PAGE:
Fearless predictions for the decade ahead

While 20/20 may be considered good eyesight, having the calendar turn over to 2020 doesn’t improve the vision for future gazing. Despite that, here are some predictions for agriculture in the decade ahead. Warning: some of these may make your blood boil. They aren’t necessarily what I want to see happen; they are what I […] Read more

This is the season for new crop pricing information

Starting next week with Crop Production Week / CropSphere / Crop Production Show in Saskatoon, this is the season for crop marketing information. And this doesn’t necessarily mean the market outlook presentations featured at the various meetings. Oh, I still like listening to a good analysis of supply and demand, but predicting what a crop […] Read more

Producers are justifiably upset over a carbon tax that applies to the propane and natural gas used for grain drying, particularly in a year when such a large percentage of grain has had to be dried. Gasoline and diesel for farm use is exempt. Why not propane and natural gas?
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Government support for farmers seldom simple

Increase AgriStability support to 85 from 70 percent of the reference margin and compensate producers for the carbon tax expense on grain drying. Farmer and farm group seem to have galvanized around these two requests, but neither are as simple or effective as they seem. Producers are justifiably upset over a carbon tax that applies […] Read more

Navigating the confusing world of crop nutrition

With the dollars at play in crop nutrition, it shouldn’t be surprising that companies both reputable and not so reputable all want a piece of the pie. In the Crop Production Costs — 2020 guideline document recently released by Manitoba Agriculture, the assumed fertilizer cost for canola is more than $80 an acre, with hard […] Read more

Yield reports may fuel 2020 acreage shifts

The crop production numbers released Dec. 6 by Statistics Canada will provide lots of fodder for market analysts. Beyond the supply and price analysis, it’s instructive to examine the surprising differences in crop yields for various crops across the three prairie provinces. Flax yields are particularly interesting. In Saskatchewan and Manitoba, flax yields for 2019 […] Read more

Equipment innovation is about more than just size

Equipment innovation is a huge factor in making agriculture more efficient. Always has been and likely always will be. However, to truly enhance efficiency while also cutting costs, the innovation has to involve more than bells, whistles and increased horsepower. One of the most publicized events at Agritechnica in Hannover, Germany, this year was the […] Read more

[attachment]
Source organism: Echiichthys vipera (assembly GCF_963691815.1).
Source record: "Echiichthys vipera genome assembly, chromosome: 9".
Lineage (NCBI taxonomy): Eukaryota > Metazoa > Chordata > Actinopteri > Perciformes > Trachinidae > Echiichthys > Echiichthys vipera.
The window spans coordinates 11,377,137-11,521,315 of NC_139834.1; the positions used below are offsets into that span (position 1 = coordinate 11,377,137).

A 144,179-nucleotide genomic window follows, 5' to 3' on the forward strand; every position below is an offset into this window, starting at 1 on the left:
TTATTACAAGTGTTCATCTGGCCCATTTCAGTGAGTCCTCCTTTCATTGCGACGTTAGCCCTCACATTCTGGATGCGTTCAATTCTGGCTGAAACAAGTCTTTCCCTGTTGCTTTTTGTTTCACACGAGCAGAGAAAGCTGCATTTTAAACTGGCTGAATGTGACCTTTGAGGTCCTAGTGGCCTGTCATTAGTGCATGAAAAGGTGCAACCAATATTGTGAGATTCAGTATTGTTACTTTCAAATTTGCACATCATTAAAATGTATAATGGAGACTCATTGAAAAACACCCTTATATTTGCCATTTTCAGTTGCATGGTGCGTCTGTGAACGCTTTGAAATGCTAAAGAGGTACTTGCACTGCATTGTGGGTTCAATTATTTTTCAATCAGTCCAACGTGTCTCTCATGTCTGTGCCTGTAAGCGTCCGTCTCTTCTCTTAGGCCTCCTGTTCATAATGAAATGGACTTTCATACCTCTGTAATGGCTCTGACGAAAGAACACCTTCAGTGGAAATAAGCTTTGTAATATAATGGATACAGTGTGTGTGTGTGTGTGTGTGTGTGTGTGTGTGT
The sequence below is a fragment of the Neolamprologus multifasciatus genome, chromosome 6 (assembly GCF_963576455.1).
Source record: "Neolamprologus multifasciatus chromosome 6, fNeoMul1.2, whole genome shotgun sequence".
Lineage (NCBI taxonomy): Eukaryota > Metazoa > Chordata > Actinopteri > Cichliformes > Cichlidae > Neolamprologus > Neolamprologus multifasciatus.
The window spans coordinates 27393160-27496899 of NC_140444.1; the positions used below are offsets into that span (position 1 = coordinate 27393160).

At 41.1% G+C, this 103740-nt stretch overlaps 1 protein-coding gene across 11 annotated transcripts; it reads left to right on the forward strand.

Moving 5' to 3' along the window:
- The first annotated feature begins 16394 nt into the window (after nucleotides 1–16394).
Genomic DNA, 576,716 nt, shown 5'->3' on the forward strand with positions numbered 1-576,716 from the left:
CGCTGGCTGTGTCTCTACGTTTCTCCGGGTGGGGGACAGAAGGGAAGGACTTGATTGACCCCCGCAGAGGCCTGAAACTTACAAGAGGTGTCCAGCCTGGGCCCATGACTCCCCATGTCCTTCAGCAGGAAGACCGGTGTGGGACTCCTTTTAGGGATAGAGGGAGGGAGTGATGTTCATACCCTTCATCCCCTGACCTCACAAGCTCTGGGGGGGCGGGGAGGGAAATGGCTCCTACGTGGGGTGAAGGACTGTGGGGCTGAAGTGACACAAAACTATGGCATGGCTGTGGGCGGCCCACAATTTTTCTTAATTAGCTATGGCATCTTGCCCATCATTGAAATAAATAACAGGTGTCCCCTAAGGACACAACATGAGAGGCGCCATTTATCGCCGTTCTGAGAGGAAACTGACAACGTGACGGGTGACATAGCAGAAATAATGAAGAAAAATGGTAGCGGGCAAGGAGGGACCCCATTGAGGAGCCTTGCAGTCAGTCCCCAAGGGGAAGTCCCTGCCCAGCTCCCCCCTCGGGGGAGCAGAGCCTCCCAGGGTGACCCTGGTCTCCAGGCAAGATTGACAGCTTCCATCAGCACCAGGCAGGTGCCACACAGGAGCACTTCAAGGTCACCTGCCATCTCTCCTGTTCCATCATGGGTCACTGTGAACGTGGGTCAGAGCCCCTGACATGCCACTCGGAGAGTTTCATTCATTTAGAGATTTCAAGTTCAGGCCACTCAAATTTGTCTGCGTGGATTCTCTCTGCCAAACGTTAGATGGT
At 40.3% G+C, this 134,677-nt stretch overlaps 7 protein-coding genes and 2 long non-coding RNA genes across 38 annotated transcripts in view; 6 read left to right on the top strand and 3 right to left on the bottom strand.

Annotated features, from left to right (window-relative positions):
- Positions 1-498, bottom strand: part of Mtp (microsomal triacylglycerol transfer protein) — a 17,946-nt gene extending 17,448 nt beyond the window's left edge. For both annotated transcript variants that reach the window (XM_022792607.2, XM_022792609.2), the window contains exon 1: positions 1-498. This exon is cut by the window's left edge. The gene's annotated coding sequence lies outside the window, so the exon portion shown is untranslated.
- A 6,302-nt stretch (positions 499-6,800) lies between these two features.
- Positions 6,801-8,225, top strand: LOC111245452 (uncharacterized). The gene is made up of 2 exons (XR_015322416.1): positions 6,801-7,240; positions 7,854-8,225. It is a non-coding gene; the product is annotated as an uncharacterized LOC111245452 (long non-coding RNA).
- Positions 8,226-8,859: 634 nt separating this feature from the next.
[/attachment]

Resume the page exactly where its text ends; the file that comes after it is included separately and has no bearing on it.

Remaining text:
We need a different kind of back-to-work law

We need to come up with a new approach for dealing with work stoppages like the strike that has slowed product shipping at Canadian National Railway to a trickle. Under Conservative governments, railway strikes were typically ended quickly with back-to-work legislation, a solution that pleased most farmers. However, if railway companies can count on a […] Read more

Recent boom years have likely come to an end

Canadian farm income took a nosedive in 2018 and that could be a harbinger of what the numbers will do in 2019 and beyond. Statistics Canada has released an interesting analysis of realized net farm income going back to 2008. The StatsCan report digs deeper than just the raw numbers providing rationale for the major […] Read more

With many producers upgrading their systems this year, more used dryers are on the market, but some are decades old and look rather scary. The time to buy a used dryer is after a couple years without prolonged harvests. | File photo

Wet harvest makes producers look at grain drying

The 2019 harvest from hell has many producers assessing their grain drying capability. This includes upgrading current systems to add capacity and automation, while for others this means a first foray into grain drying equipment. In some regions, grain drying is a fact of life for most harvests. In other regions, there will be years […] Read more

So far, the combine in the field has started each day. It would be a real problem to run it back to the yard every night. Besides, it isn’t even equipped with a block heater since in normal years it’s parked for the season by the end of September.
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Late harvest is an effort in struggle

Combining late in the fall sucks. You work harder and harder for diminishing returns. This hit home the other day when I went to clean the combine windows, normally a routine task. We keep a squeegee in a 20-litre pail filled to about one-third with water. The squeegee handle protrudes through the hole in the […] Read more